When you have your day in court, and the judge rules against you, you have the right to appeal the judge's decision. In Arkansas, this means that you can have the Court of Appeals or the Arkansas Supreme Court review the decision made by the judge.
In child custody cases the decision of the trial court judge is reviewed de novo - this is a fancy way of saying the Court of Appeals or Supreme Court will look at the case "anew" or with fresh eyes.
Now there are numerous aspects to appealing a case and we will not go into all of them here. One of the most important aspects to an appeal of a child custody case is that the Court of Appeals or Supreme Court will leave judgments about credibility of witnesses and parties to the trial judge. This means that if a witness/party was acting or saying things in a way that reflect positively or negatively on their testimony, the appellate court is not going to be in a position to make a judgment about that. These are credibility issues, and the person best able to make a call about a witness' credibility is the trial judge - because the trial judge sat there and watched the person on the stand (presumably). The appellate court won't have that luxury. The appellate court will be left with the black ink on white paper called the transcript of the hearing.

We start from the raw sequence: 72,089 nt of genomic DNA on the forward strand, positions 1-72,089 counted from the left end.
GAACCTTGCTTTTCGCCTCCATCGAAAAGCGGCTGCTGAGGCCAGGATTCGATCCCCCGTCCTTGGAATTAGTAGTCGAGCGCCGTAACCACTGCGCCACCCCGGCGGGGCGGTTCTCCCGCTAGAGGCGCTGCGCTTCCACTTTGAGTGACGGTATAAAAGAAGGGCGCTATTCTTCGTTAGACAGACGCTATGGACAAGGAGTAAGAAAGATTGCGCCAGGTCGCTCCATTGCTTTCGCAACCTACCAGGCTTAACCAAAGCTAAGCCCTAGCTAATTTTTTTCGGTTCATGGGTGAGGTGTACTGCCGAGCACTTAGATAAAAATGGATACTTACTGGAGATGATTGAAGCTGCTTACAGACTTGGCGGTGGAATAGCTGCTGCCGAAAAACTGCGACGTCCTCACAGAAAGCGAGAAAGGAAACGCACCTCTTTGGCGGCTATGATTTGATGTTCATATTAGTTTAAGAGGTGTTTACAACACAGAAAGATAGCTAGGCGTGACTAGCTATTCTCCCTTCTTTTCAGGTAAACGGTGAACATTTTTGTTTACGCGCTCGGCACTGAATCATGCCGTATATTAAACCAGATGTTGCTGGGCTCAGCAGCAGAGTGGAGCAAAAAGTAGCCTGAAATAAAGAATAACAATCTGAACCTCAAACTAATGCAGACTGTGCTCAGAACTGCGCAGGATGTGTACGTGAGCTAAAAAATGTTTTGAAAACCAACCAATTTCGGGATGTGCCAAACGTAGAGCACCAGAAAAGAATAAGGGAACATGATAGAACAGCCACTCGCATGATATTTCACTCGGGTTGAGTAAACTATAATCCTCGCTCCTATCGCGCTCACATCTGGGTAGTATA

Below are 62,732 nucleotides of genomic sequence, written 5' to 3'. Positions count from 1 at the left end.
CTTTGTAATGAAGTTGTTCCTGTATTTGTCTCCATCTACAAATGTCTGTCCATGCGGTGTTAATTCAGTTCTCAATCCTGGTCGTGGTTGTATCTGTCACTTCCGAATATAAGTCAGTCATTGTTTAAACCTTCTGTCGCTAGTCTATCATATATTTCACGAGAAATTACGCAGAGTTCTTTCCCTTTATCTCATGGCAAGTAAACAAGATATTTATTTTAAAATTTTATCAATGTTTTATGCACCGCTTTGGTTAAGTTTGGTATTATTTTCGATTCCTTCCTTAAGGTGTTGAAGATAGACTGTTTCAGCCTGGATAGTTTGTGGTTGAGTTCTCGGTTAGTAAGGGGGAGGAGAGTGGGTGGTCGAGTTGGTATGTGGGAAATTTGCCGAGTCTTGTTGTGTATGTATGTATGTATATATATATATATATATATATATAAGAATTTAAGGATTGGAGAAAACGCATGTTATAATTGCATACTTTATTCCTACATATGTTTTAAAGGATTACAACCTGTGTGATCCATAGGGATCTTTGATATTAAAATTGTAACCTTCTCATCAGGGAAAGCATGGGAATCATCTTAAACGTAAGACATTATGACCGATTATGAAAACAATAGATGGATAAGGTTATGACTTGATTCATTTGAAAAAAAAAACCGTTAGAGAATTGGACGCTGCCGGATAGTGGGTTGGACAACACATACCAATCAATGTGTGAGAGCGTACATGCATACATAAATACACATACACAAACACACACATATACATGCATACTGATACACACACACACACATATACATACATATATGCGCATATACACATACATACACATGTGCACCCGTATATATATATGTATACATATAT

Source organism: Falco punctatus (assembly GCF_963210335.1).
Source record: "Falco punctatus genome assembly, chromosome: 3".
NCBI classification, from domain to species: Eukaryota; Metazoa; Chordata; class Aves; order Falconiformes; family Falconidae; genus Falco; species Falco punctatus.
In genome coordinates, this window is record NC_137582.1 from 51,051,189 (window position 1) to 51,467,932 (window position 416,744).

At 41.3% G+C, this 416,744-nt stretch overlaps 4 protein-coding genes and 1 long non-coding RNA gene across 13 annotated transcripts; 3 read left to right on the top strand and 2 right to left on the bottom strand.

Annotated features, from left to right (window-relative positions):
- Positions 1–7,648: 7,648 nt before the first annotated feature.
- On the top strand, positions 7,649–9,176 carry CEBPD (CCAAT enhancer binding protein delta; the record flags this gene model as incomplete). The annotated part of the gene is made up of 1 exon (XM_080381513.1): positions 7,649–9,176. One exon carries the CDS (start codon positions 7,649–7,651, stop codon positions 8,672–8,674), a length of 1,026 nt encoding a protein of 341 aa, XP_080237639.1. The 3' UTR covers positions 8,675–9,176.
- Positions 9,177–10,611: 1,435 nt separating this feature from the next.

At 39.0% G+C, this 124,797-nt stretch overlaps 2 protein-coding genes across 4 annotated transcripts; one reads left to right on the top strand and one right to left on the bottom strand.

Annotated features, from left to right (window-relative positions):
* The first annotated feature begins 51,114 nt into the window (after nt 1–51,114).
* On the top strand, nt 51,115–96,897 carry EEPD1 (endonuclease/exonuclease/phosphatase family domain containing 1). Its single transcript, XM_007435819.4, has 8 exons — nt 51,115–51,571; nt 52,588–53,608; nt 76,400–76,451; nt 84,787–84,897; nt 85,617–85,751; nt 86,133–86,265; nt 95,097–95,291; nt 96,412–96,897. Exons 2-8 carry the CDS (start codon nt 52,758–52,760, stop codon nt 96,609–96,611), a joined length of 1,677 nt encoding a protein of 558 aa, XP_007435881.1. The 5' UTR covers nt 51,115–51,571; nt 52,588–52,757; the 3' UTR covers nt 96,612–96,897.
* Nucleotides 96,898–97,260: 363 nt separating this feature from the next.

In Wingfield v. Wingfield, just decided by the Arkansas Court of Appeals, Ms. Wingfield filed a motion for change of custody and cited approximately 19 (!) reasons that a change in circumstances had occurred. The trial court denied the motion and custody remained with Mr. Wingfield. Ms. Wingfield appealed. The Arkansas Court of Appeals stated the following:
Many of the accusations made by Cynthia were denied or explained in detail by Jeffrey. The trial court was presented with all of the evidence, and it was its duty, not ours, to make credibility determinations. We know of no cases in which the superior position, ability, and opportunity of the trial court to observe the parties carry as great weight as those involving children. Although our review of the trial court is de novo, we will not reverse the trial court’s findings unless they are clearly erroneous or clearly against the preponderance of the evidence. The evidence supports the trial court’s decision; accordingly, we affirm.
Many times your attorney may not use a witness that you as the client had really planned on using. Ask your attorney why. You may discover that the person has some type of credibility issue.